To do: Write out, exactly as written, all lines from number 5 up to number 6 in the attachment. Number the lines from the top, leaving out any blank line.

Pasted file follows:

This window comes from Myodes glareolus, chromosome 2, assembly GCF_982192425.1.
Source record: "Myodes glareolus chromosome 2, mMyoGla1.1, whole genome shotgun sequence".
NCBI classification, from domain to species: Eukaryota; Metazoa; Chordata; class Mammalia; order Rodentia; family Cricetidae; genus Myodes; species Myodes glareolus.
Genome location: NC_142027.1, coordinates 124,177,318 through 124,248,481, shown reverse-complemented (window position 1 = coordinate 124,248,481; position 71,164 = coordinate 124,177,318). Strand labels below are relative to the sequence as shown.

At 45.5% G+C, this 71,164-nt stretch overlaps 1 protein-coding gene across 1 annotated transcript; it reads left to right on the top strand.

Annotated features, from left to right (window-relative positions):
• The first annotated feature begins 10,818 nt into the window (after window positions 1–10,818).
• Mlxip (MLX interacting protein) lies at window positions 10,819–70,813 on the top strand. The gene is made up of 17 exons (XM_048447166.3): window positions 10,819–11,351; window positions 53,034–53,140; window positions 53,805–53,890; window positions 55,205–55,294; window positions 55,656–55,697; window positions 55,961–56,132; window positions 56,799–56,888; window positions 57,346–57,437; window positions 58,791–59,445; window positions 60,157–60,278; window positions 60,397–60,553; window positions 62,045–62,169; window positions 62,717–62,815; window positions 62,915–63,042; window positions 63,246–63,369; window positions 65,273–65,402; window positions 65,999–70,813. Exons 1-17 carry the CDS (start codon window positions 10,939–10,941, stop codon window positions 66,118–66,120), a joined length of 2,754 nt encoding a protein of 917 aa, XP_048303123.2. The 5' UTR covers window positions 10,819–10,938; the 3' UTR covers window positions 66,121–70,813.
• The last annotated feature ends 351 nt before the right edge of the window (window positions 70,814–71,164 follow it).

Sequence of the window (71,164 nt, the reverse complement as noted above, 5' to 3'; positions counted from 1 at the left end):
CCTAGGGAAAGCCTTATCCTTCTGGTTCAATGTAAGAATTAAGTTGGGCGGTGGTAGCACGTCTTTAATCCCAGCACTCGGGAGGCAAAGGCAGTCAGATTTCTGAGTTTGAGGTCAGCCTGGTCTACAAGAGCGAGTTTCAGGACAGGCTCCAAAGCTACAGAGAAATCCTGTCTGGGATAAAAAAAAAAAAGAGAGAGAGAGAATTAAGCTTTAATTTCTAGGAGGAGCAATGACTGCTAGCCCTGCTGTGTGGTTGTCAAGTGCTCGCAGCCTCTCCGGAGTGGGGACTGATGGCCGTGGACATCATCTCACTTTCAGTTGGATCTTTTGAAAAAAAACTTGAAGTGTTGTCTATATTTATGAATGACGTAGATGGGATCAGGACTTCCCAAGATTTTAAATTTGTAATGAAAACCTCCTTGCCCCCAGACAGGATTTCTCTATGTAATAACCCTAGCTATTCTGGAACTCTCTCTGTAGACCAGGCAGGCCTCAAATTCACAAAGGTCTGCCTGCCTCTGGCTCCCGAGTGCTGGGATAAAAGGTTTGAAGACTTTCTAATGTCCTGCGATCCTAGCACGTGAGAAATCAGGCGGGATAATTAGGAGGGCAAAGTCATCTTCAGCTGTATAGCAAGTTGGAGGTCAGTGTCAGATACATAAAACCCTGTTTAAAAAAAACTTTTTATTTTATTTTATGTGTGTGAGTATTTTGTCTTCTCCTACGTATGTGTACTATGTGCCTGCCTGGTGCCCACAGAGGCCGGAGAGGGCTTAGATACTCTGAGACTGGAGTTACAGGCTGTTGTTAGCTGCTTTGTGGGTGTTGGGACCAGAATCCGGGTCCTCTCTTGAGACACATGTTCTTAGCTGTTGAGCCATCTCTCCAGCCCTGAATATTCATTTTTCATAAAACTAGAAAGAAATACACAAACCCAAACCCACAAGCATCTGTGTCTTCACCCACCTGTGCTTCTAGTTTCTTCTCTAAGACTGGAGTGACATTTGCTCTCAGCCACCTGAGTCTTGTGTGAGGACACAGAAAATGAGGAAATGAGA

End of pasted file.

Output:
At 45.5% G+C, this 71,164-nt stretch overlaps 1 protein-coding gene across 1 annotated transcript; it reads left to right on the top strand.

Annotated features, from left to right (window-relative positions):